Pay for Performance – What Pricers Can Learn From Pro Hockey

pay-for-performance-what-pricers-can-learn-from-pro-hockey

Pay for Performance – What Pricers Can Learn From Pro Hockey

by Paul Hunt – President

I have been watching the Stanley Cup Finals between Boston Bruins and Vancouver Canucks. One of the keys to Boston’s success has been the steady play of defenseman Tomas Kaberle. Kaberle was acquired from the Toronto Maple Leafs in February of this year. Kaberle is a talented player and as happens to so many professional athletes in North America, he was traded at the trade deadline from Toronto, who would not make the playoffs, to Boston, who was looking for the talent to push them to a championship.

From a pricing standpoint, the question is, how much should Boston “pay” to Toronto to acquire the services of this player. Often in pro sports, the price is conditional. As Kevin Costner said in Bull Durham “I’m the player to be named later.” In other words, “Depending on how the trade works out, we will change the price.”

In the case of Tomas Kaberle, the Bruins gave up their first draft pick at the time of the deal. What is interesting is that the deal had a “Pay for Performance” clause. If the Bruins made it to the Stanley Cup Finals, they would pay more to the Leafs in the form of a further second round draft pick.

Meanwhile, in a more mainstream business, we met with a company this week who sells through distribution. We asked about their distributor agreements, and found that they were sealed with a handshake almost a generation ago. While it is great to be able to trust a business partner enough to be able to do business on the basis of a handshake, in today’s data driven world you need a more structured agreement with your channel partners to ensure interests are aligned.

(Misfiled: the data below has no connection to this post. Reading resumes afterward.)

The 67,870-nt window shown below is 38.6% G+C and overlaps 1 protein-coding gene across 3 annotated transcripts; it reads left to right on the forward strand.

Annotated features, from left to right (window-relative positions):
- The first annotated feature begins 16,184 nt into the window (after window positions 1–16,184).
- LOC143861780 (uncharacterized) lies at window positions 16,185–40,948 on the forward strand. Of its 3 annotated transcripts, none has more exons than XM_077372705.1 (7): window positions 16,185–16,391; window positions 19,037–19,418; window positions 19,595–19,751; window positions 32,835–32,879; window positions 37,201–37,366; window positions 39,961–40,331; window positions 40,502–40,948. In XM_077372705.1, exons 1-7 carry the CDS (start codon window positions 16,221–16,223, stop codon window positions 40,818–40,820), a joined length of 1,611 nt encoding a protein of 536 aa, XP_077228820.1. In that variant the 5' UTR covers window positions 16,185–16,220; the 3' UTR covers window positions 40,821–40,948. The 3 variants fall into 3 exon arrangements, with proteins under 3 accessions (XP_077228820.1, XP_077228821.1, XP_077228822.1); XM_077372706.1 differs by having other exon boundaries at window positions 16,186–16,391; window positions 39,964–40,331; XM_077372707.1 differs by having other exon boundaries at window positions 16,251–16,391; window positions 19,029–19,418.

As we dug deeper we found that many of the distributors were not growing. Some were possibly grey marketing the product (taking advantage of arbitrage opportunities) to sell the products into other markets. And probably most importantly, there was nothing in place to motivate the distributors to sell the value the company could potentially deliver, or share market information the company so badly needed.

The company knew they should put in place a more structured agreement, but they had not been able to “get around to it”. Now they are seeing that distributors are under performing, putting the business at risk.

Working out what really matters to your customers and structuring a contract so that your company shares in the gains when they materialize is an important Pricing concept. If interests are aligned there are potentially big profits to be gained at a time when your customer is enjoying the fruits of the deal. Moreover, the customer will likely be willing to concede these “higher prices” to be paid under the hypothetical situation of “when everything goes right”.

In pro sports this type of pay for performance scheme is very common. With so much money at stake, managers have sharpened their games. Sometimes it is difficult to connect the results with the activity. In my view Kaberle has played reasonably well, but he seems tentative in the heavy going. He is clearly NOT the reason the Bruins have enjoyed success this spring. However, by structuring the deal to pay out when the customer achieves outstanding results, the Leafs have set a price the Bruins I am sure will be happy to pay.

Paul Hunt is the president of Pricing Solutions, an international pricing strategy consultancy dedicated to helping clients achieve World Class Pricing competency. Paul publishes a monthly pricing column in the FP Executive. He also writes for the Pricing Solutions Club.